It’s a Go!

It’s been a little while in the making, but the day is here; I have an Etsy store!

Rather than complain about my plot in life, I’m seeking to change it.  With positivity, colour, and constructive action.

So, ladies and gentlemen, let me introduce to you:

Phancee Yarn.
Yarn with a love story.

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No positive 3 today, because this just takes the cake.

There’ll be some changes here on the blog over the next week or so, as this will be the new home of Phancee Yarn.

Watch this space!
I’m really excited.

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Spin Me Right ‘Round; Day 21

I like the number 21.  It’s not only my birthday, but it’s divisible by 3 and by 7 and it’s not an even number.  Don’t try and tell me that’s weird – it’s perfectly logical thank you very much.

Today was a busy day at work.  Not stressful, frantic busy – just full, working lunch kind of busy.  I like those days, though I wish I had actually accomplished more.

This evening has been a crafty one and that makes me pretty happy.

Two of my top 3 points from today are fibre related;

  1. I’m making great progress on my brother’s beanie.  He requested one and needs it for warmth so I’m knitting it with a NZ possum / nylon blend.  Very warm, even if the colour blends in seamlessly with my blue/gray couch.
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    Pattern is my own – it’s just a simple garter rib.  I don’t think I’ll release it as a pattern but I’ll have a look on Ravelry and if there isn’t a similar one I might write up a recipe and release it for free…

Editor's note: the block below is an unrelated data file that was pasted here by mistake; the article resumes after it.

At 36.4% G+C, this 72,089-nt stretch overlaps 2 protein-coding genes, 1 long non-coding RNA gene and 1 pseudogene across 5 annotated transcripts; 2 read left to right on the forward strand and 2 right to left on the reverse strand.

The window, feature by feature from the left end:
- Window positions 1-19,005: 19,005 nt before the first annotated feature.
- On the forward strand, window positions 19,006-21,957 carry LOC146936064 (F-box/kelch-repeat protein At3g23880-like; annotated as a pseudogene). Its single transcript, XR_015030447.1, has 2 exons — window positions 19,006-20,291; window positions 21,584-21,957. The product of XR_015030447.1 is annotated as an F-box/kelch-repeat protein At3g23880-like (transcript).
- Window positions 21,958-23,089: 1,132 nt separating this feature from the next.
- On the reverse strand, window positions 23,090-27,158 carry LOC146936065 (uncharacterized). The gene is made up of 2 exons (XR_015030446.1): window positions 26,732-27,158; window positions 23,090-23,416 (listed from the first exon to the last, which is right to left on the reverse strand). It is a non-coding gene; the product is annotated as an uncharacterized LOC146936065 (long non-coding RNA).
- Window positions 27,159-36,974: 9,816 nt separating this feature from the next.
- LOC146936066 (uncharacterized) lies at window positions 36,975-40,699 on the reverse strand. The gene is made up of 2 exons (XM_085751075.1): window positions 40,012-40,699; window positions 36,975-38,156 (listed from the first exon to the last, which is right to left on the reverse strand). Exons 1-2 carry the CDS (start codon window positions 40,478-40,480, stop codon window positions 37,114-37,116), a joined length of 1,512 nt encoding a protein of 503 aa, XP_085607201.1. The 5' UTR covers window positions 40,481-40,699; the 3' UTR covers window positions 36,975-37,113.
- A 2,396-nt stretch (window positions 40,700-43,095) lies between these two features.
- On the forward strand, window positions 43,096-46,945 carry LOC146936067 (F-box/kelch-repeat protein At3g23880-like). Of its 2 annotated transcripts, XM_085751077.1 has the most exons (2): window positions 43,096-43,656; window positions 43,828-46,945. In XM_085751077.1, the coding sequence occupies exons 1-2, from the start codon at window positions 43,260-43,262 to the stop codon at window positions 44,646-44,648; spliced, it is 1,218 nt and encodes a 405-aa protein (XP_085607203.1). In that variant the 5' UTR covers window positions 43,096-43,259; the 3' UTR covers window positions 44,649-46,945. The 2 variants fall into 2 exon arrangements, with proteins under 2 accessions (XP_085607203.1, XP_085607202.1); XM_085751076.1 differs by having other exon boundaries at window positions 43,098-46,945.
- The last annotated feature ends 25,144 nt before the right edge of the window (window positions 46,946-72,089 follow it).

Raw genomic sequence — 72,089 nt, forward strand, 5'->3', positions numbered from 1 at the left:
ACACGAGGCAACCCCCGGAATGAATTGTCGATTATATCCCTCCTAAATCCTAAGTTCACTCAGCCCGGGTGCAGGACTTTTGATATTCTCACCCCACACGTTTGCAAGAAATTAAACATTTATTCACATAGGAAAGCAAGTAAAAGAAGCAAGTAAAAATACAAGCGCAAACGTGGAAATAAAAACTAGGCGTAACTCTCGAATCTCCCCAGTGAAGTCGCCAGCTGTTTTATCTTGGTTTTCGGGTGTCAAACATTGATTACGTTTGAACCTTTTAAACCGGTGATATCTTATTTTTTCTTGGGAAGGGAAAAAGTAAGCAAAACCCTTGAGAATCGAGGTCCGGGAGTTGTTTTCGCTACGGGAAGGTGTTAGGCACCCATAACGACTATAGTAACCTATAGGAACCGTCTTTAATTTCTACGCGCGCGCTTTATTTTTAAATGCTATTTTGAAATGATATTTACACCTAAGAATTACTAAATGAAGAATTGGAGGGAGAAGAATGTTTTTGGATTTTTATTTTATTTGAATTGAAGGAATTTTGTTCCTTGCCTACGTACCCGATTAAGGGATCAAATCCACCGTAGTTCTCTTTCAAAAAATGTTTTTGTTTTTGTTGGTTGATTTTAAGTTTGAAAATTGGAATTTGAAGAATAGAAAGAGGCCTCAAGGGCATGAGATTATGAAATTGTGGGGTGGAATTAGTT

2. I pulled out my electronic spinning wheel (Ashford e-Spinner, if you’re curious) and spun up some of the 100% merino roving I dyed up a little while ago.
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    I’m very much a novice spinner and the consistency of my singles leaves a lot to be desired, but I think tonight’s efforts went well.  They’re also the thinnest I’ve spun to date, so I’m hoping they’ll make a useable fingering/sport weight three ply (I plan to chain ply).
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  3. An exciting piece of life admin; I’ve set up Skype on my laptop so that I can video call with The Boyfriend without having to worry about propping up my phone.  This is great news, even if only in my head.  Funnily enough, that’s the whole point of this list so it counts.

Tomorrow will be an equally good (or, perhaps even better?) day.  Onwards!

Hump Day; Day 8

It’s Wednesday.  Hump Day.  But that doesn’t mean I let it go to waste!

My three things are easy today;

  1. I rocked a quick workout at the gym after work.  It was the first time I’ve been in a wee while so I didn’t go too hard, but the endorphins are pumping regardless!
  2. Lunch out with a friend today, catching up on gossip and talking about our feelings.  Cathartic and tasty.  The only way it could’ve been a better use of a lunch hour is if it were sunny and we were on the waterfront soaking up the rays (we weren’t.  We’re facing thunderstorms and power cuts here at the moment…)
  3. I’ve settled on the couch now with a glass of red wine, the latest episode of Outlander and the beginning of a cardigan for another friend’s son.